The SFX, budget and Nguyen's skills (!) have clearly improved from before (i.e. they could afford to rent a boom mike and a tripod with wheels, which I know because I saw them reflected on windows/mirrors... several times!) but that's like being happy with PlayStation 1 graphics in 2013 after you liked your first taste of Turbografix/Genesis-caliber graphics in 2000. Hell, they probably spent more money blurring faces/signs in "Birdemic 2" than the entire cost of "Birdemic" several times over.
"Birdemic 2" goes completely and spectacularly off-the-rails several times though, and not in a cute or funny way (if the stone-death silence of the crowd in my theater is any indication). The introduction of cheesy human zombies and resurrected-from-the-past cavemen to the mix of bad things global warming is responsible for, gratuitous sleazy nudity (i.e. boobs) and a never-ending "ending" so insultingly bad/God- awful Nguyen had to put the 'Hanging out with your family' song over the credits (to buy back goodwill from many an upset viewer like myself) are just too freaking much to tolerate even for a bad movie connoisseur like "mua." The now-expected-but-still-eye-opening overall incompetence, bad acting and willful disregard for the most basic of filmmaking techniques (sound is still muffled and changes from shot to shot, birds are still mostly static, etc.) is now joined by Nguyen's new tech toys (borrowed from Tommy Wiseau no doubt): unnecessary green- screen photography and low-budget non-bird/blood CGI. There is one three-second shot in this movie (I will not spoil it) with such an obviously-cheap-but-why-not-shoot-it-practical CGI effect so unnecessary I was howling/crying from laughing so hard two minutes after it ended. The people in the theater tolerated my annoying laugh (and my laughter made them laugh even harder) because they had just witnessed the thing that was making me almost soil my pants from laughter. This one scene alone was worth the $10 ticket price, and can't wait to see the audience reaction when this eventually makes it to a "Rifftrax Live" show. :D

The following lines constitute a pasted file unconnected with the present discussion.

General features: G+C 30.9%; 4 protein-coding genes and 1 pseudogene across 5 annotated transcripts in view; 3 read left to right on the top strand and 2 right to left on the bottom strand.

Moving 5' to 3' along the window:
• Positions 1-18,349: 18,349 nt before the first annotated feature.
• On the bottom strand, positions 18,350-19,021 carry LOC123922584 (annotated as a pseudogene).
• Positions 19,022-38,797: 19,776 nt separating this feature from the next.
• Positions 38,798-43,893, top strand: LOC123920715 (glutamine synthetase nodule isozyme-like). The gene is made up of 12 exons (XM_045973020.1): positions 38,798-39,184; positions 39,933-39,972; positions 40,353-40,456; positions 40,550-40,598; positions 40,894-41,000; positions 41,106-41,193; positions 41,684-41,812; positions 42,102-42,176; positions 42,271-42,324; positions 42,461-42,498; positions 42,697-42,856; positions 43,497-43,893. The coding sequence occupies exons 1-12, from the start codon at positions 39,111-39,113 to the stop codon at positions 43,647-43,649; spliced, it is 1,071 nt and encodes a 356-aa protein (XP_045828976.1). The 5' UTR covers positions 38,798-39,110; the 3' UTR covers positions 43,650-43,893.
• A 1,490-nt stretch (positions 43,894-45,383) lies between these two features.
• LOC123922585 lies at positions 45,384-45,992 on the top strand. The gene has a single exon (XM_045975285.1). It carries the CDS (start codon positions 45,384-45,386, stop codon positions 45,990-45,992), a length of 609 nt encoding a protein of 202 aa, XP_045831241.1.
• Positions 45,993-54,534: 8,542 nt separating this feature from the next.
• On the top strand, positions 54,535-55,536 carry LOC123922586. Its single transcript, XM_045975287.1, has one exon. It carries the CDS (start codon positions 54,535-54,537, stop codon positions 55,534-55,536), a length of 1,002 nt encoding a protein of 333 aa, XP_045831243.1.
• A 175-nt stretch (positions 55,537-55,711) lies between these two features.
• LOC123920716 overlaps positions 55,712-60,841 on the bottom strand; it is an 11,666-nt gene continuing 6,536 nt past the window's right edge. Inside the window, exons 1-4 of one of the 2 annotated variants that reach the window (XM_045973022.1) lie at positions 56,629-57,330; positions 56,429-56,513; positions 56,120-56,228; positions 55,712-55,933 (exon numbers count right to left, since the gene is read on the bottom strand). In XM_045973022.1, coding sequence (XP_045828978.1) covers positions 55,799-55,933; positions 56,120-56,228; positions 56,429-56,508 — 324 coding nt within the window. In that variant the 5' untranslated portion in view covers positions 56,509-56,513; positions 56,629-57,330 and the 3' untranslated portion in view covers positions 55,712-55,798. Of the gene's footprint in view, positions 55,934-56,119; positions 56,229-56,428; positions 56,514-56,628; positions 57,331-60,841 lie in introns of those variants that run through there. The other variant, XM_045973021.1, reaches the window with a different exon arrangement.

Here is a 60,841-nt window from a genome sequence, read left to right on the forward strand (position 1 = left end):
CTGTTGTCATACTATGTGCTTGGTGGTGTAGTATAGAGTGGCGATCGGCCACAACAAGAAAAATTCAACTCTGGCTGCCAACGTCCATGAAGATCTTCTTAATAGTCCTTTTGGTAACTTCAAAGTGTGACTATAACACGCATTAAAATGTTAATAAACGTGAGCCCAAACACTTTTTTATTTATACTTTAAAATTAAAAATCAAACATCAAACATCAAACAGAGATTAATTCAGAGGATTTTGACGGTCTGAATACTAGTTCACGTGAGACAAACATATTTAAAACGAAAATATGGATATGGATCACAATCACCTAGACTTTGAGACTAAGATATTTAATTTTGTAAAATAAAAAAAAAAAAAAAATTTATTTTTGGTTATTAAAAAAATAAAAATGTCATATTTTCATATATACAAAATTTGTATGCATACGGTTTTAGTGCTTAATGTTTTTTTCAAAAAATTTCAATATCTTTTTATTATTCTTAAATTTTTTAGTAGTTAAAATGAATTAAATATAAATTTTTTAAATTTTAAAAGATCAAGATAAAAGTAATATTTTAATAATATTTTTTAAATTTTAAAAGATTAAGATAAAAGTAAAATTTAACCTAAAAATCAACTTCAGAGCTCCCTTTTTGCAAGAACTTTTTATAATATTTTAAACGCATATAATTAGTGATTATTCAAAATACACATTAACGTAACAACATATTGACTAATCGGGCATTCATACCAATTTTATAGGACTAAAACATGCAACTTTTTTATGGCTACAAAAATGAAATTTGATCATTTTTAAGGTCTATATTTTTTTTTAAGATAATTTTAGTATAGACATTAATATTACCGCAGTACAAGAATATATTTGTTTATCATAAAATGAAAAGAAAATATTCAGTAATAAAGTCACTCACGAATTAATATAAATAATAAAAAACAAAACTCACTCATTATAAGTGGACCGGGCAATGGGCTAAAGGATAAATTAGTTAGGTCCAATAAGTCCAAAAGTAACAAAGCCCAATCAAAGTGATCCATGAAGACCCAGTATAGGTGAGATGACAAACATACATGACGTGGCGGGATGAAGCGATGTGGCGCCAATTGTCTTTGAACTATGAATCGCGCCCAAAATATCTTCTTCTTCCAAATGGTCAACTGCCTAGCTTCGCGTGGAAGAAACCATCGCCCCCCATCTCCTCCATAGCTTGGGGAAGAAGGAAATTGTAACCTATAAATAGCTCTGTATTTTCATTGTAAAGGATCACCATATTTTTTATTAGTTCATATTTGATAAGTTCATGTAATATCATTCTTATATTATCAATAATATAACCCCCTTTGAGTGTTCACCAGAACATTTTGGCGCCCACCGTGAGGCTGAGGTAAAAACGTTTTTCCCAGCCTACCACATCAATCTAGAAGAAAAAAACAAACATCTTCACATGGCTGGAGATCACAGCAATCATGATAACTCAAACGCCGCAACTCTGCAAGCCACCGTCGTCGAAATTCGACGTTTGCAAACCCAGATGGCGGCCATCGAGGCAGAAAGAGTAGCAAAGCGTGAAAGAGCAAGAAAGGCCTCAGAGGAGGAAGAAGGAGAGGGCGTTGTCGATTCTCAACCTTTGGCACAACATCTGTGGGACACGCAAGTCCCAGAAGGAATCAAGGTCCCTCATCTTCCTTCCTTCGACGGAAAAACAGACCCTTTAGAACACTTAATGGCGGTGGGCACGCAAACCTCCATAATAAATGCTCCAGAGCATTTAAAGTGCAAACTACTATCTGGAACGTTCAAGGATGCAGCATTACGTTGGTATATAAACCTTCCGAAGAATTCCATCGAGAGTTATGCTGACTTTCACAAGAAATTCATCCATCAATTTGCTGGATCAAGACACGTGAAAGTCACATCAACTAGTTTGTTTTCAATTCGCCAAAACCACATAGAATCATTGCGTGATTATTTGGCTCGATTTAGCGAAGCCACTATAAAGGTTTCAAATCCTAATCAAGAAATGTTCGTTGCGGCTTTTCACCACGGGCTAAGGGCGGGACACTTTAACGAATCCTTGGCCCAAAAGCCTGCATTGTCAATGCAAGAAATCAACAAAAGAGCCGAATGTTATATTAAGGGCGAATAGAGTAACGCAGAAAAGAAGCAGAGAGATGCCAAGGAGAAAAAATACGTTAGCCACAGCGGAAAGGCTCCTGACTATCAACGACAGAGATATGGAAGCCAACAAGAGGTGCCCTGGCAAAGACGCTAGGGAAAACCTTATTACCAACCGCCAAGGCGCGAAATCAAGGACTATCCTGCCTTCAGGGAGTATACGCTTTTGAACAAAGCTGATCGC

So there you have it: "Birdemic 2" is about 60-70% as funny as its predecessor, but the magic of the original is compromised now by a lack of new ideas (the beats are variations of the earlier stuff, except now set in and around Los Angeles), self-awareness and still-talentless filmmaking hold it in an awkward place. If you loved "Birdemic" you have to see this just to watch Alan Bagh pout and Whitney Moore kicking some bird butt (literally!) with a new hairdo. Just dial your expectations and be prepared to want to murder someone, anyone (don't do it though) when "Birdemic 2's" awful ending passes you by.
Black Dynamite (2009)
Best Spoof since the 80's ZAZ glory days!
This is what "Undercover Brother" and "Grindhouse" (minus the 'phony' trailers) wished they could have been but weren't: a tribute to a dismissed period of cinema that feels like it belongs (and comes from) its era.
But this isn't just a collection of random jokes or stabs at blaxploitation genre clichés without rhyme or reason. There is an actual story (convoluted and non-sensical but it's there, and even allows long scenes that advance the plot to unfold without a single obvious joke), there are real characters (over-the-top and cliché' but not two-dimensional walking cardboards) and there are action/fighting scenes (enhanced via the same seamless green screen/CG technology used in "Kung-Pow" a few years back) that make this an actual blaxpoitation movie that just happens to be funny because it's being so true and respectful to the genre it represents. Michael Jai White looks and inhabits his lead role like he stepped out of the 1970's; it's the best casting for a movie since Christopher Reeve got the Superman/Clark Kent role, and I'm not kidding. Supporting actors really get into their blaxpoitation roles (Arsenio Hall and Tommy Davidson are hilarious in too-brief cameos) but they don't overplay their OTT personalities or overstay their welcome. The way "Black Dynamite" gets around its 'R' rating to sneak in a graphic sex scene is not only genius but ties directly with the movie's best scene in which the 'heroes' crack the code in a cafeteria. And the orphanage scene has to be seen to be believed. :-P Only the overblown finale that pushes things way past the breaking point (think "Shoot 'Em Up" and yes, it's that big a misfire) betrays the cinematic illusion that this is a 70's flick that's been rotting in a vault somewhere.
I got my $12.50's worth and will gladly wait for the DVD because I'm sure there's a joke or two I missed. The one's that hit the mark are hilarious though. Don't listen to the DVD Talk reviewer on this one (they're usually right but this time he's way off), "Black Dynamite" is a winnah!